The landscape of the process of residential evictions in South Africa has changed dramatically. With landmark judgments of NK Luanga v Perthpark Properties  JOL 43180 (WCC), Pure Capital Property Trading CC v Hanslo and Others  ZAWCHC 137 and Phillips v Grobler and Others  ZAWCHC 157, it has become increasingly difficult and expensive to obtain eviction orders.
There is a greater emphasis on reasonable notice periods, alternative housing options and placing all the personal circumstances of the tenants (illegal occupants) before the court, before the application can be considered. This article will deal with the rights of the landlord to terminate residential leases and evict tenants vis-à-vis, the Constitutional rights of tenants, the Consumer Protection Act 68 of 2008, (“the CPA”), the Rental Housing Act 50 of 1999, (“the RHA”), and the Prevention of Illegal Eviction from and Unlawful Occupation of Land Act 19 of 1998 (“the PIE Act”). It will briefly explain these rights and the crucial aspects of the process. Section 26(3) of the Constitution of the Republic of South Africa, 1996, (“the Constitution”), provides that, “[n]o one may be evicted from their home, or have their home demolished, without an order of court made after considering all the relevant circumstances”.
This section also applies to tenants or illegal occupants of a property. According to Section 14 the Consumer Protection Act 68 of 2008, (“CPA”), a landlord can only terminate a lease agreement at two instances. The first instance is, that a landlord can terminate at its own accord. In such an instance, two calendar months’ notice needs to be given; and the second instance is, that a landlord can terminate a lease agreement for a material breach made by the tenant. In such an instance 20 business days’ notice of cancellation has to be provided in order to give the tenant time to remedy the breach.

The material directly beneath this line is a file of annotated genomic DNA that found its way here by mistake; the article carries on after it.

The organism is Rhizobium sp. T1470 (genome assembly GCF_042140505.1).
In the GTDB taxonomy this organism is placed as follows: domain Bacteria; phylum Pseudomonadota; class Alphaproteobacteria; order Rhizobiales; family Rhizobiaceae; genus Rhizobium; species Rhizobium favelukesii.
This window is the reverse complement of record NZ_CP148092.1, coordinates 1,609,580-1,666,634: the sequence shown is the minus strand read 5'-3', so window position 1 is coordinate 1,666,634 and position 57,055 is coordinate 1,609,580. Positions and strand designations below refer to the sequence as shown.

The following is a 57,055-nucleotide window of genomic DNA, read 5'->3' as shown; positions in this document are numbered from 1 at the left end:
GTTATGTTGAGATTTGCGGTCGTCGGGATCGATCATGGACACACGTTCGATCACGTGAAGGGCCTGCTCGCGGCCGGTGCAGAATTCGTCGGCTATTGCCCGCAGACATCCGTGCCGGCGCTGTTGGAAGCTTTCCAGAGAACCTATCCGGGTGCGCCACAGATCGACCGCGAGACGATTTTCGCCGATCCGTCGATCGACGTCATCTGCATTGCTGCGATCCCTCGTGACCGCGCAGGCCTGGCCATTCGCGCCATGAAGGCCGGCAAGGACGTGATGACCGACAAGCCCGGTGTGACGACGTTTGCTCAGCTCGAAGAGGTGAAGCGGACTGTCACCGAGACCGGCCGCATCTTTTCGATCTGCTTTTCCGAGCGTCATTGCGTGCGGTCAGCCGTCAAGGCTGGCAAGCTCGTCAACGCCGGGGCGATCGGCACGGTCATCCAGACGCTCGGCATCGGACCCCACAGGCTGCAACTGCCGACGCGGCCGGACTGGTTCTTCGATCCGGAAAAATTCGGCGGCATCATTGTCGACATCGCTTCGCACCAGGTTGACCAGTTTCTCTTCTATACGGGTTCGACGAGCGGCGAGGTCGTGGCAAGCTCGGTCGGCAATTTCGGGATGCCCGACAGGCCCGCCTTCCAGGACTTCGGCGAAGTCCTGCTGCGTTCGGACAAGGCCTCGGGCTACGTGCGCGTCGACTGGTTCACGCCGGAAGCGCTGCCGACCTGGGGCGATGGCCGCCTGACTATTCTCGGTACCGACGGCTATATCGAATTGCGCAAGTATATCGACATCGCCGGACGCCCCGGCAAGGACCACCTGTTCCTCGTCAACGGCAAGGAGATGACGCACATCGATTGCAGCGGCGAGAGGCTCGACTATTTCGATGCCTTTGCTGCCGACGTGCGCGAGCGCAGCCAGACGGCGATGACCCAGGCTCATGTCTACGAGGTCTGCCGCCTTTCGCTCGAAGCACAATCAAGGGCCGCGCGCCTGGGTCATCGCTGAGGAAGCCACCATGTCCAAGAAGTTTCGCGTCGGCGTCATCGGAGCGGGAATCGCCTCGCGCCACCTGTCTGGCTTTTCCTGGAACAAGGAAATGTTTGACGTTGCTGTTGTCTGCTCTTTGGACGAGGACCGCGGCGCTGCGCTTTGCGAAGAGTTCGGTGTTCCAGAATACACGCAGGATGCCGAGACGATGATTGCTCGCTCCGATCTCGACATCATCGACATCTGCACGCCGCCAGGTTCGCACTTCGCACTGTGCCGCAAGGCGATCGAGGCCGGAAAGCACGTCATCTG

Should the tenant not remedy the breach, then cancellation will be effected and other legal proceedings can follow, like eviction. Once a lease agreement has been lawfully cancelled, the tenant becomes an “unlawful occupant” in the eyes of the law. The landlord must then provide the unlawful occupier with sufficient notice of the eviction application.
Section 5(5) of the RHA provides that one calendar months’ notice (starting from the first day of the month) needs to be provided to the tenant before bringing an eviction application. Once the procedural time period for notice are completed, a PIE eviction application can be brought. It important that the application deals with the personal circumstances of the unlawful occupiers, alternative housing and the housing report from the municipality and that reasonable notice has been given to the unlawful occupant/s to vacate the property.
It is therefore pertinent that a landlord contacts his/her legal practitioner from the stages of termination of a lease agreement and throughout the eviction process to ensure that the process strictly follows the rules, the judgements and will not be later set aside by a court. Such an application can take many months, even a year, depending on the complexities of the case.
Such a process is expensive, and we advise that you contact your legal practitioner to assist you.